[40] Rimmer JH, Riley B, Wang E, Rauworth A, Jurkowski J. Physical activity participation among persons with disabilities. American Journal of Preventive Medicine. 2004; 26: 419–425.

Abstracted / indexed in

Science Citation Index Expanded (SciSearch) Created as SCI in 1964, Science Citation Index Expanded now indexes over 9,200 of the world’s most impactful journals across 178 scientific disciplines. More than 53 million records and 1.18 billion cited references date back from 1900 to present.

Journal Citation Reports/Science Edition Journal Citation Reports/Science Edition aims to evaluate a journal’s value from multiple perspectives including the journal impact factor, descriptive data about a journal’s open access content as well as contributing authors, and provide readers a transparent and publisher-neutral data & statistics information about the journal.

Directory of Open Access Journals (DOAJ) DOAJ is a unique and extensive index of diverse open access journals from around the world, driven by a growing community, committed to ensuring quality content is freely available online for everyone.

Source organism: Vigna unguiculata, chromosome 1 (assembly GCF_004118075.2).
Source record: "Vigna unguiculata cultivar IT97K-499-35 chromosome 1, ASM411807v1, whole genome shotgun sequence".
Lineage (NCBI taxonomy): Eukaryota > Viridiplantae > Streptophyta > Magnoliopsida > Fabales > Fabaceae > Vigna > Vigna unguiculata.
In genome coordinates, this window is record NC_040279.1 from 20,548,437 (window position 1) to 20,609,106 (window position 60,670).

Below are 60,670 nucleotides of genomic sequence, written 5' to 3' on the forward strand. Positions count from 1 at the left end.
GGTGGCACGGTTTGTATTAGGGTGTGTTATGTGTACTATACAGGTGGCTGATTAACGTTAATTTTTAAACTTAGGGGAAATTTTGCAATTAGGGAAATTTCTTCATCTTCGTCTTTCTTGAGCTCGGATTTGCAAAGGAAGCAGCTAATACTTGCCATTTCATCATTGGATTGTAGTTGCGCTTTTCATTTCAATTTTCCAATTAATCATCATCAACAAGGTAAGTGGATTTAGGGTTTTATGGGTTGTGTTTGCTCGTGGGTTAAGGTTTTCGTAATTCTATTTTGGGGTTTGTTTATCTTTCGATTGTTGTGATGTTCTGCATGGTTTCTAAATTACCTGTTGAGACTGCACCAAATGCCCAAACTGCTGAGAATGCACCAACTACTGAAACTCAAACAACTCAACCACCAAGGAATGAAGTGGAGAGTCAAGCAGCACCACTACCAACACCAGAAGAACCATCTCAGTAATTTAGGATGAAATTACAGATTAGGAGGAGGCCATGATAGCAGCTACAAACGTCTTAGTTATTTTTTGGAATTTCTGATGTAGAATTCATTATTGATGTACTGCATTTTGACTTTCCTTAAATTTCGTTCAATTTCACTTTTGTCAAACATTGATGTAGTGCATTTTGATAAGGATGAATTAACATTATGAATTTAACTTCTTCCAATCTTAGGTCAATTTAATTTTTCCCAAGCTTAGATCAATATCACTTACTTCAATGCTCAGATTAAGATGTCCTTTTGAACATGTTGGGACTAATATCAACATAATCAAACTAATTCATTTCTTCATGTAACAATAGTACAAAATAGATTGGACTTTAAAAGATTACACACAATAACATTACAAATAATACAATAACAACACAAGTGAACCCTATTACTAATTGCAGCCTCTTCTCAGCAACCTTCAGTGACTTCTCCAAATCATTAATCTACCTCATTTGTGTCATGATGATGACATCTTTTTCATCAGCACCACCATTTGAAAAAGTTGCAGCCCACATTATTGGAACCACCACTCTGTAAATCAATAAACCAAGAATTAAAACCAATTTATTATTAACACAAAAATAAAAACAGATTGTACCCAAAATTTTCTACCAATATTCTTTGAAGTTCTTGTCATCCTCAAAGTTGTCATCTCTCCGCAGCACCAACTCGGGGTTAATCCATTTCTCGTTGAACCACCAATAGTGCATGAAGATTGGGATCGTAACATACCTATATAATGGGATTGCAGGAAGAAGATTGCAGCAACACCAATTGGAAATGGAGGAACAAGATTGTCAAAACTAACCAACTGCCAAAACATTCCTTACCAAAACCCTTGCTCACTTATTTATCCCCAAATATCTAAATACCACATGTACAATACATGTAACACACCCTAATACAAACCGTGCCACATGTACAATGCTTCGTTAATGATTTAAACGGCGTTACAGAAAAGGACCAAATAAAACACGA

SCImago The SCImago Journal & Country Rank is a publicly available portal that includes the journals and country scientific indicators developed from the information contained in the Scopus® database (Elsevier B.V.)

Publication Forum - JUFO (Federation of Finnish Learned Societies) Publication Forum is a classification of publication channels created by the Finnish scientific community to support the quality assessment of academic research.

Scopus: CiteScore 0.9 (2023) Scopus is Elsevier's abstract and citation database launched in 2004. Scopus covers nearly 36,377 titles (22,794 active titles and 13,583 Inactive titles) from approximately 11,678 publishers, of which 34,346 are peer-reviewed journals in top-level subject fields: life sciences, social sciences, physical sciences and health sciences.

Norwegian Register for Scientific Journals, Series and Publishers Search for publication channels (journals, series and publishers) in the Norwegian Register for Scientific Journals, Series and Publishers to see if they are considered as scientific. (

Submission Turnaround Time